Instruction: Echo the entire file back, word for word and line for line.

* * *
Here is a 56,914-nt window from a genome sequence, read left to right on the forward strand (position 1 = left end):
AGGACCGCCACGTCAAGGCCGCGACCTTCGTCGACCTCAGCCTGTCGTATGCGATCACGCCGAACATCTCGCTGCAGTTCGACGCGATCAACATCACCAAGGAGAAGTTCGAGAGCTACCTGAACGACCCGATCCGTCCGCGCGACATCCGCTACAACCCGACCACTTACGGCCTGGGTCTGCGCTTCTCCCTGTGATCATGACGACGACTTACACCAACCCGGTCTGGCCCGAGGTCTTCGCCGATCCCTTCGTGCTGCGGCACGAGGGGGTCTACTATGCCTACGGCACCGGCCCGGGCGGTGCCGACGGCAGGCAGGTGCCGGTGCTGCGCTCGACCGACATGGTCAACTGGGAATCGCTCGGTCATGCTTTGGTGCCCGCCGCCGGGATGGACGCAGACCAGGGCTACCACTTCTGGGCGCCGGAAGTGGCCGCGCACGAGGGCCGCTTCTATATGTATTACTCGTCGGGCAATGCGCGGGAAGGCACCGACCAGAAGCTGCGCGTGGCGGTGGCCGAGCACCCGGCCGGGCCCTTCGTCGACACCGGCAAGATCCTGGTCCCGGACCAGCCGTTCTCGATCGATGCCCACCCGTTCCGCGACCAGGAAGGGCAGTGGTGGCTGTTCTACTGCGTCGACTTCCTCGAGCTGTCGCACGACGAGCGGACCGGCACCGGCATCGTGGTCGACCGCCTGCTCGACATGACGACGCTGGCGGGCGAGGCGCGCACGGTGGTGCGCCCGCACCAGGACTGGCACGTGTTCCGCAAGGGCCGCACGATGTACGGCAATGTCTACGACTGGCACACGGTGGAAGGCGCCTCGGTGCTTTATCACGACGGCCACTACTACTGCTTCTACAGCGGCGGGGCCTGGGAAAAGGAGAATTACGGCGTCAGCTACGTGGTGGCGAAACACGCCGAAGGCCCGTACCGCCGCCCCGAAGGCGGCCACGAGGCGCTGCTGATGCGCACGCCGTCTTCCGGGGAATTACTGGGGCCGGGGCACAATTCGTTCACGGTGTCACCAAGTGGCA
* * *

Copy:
Here is a 56,914-nt window from a genome sequence, read left to right on the forward strand (position 1 = left end):
AGGACCGCCACGTCAAGGCCGCGACCTTCGTCGACCTCAGCCTGTCGTATGCGATCACGCCGAACATCTCGCTGCAGTTCGACGCGATCAACATCACCAAGGAGAAGTTCGAGAGCTACCTGAACGACCCGATCCGTCCGCGCGACATCCGCTACAACCCGACCACTTACGGCCTGGGTCTGCGCTTCTCCCTGTGATCATGACGACGACTTACACCAACCCGGTCTGGCCCGAGGTCTTCGCCGATCCCTTCGTGCTGCGGCACGAGGGGGTCTACTATGCCTACGGCACCGGCCCGGGCGGTGCCGACGGCAGGCAGGTGCCGGTGCTGCGCTCGACCGACATGGTCAACTGGGAATCGCTCGGTCATGCTTTGGTGCCCGCCGCCGGGATGGACGCAGACCAGGGCTACCACTTCTGGGCGCCGGAAGTGGCCGCGCACGAGGGCCGCTTCTATATGTATTACTCGTCGGGCAATGCGCGGGAAGGCACCGACCAGAAGCTGCGCGTGGCGGTGGCCGAGCACCCGGCCGGGCCCTTCGTCGACACCGGCAAGATCCTGGTCCCGGACCAGCCGTTCTCGATCGATGCCCACCCGTTCCGCGACCAGGAAGGGCAGTGGTGGCTGTTCTACTGCGTCGACTTCCTCGAGCTGTCGCACGACGAGCGGACCGGCACCGGCATCGTGGTCGACCGCCTGCTCGACATGACGACGCTGGCGGGCGAGGCGCGCACGGTGGTGCGCCCGCACCAGGACTGGCACGTGTTCCGCAAGGGCCGCACGATGTACGGCAATGTCTACGACTGGCACACGGTGGAAGGCGCCTCGGTGCTTTATCACGACGGCCACTACTACTGCTTCTACAGCGGCGGGGCCTGGGAAAAGGAGAATTACGGCGTCAGCTACGTGGTGGCGAAACACGCCGAAGGCCCGTACCGCCGCCCCGAAGGCGGCCACGAGGCGCTGCTGATGCGCACGCCGTCTTCCGGGGAATTACTGGGGCCGGGGCACAATTCGTTCACGGTGTCACCAAGTGGCA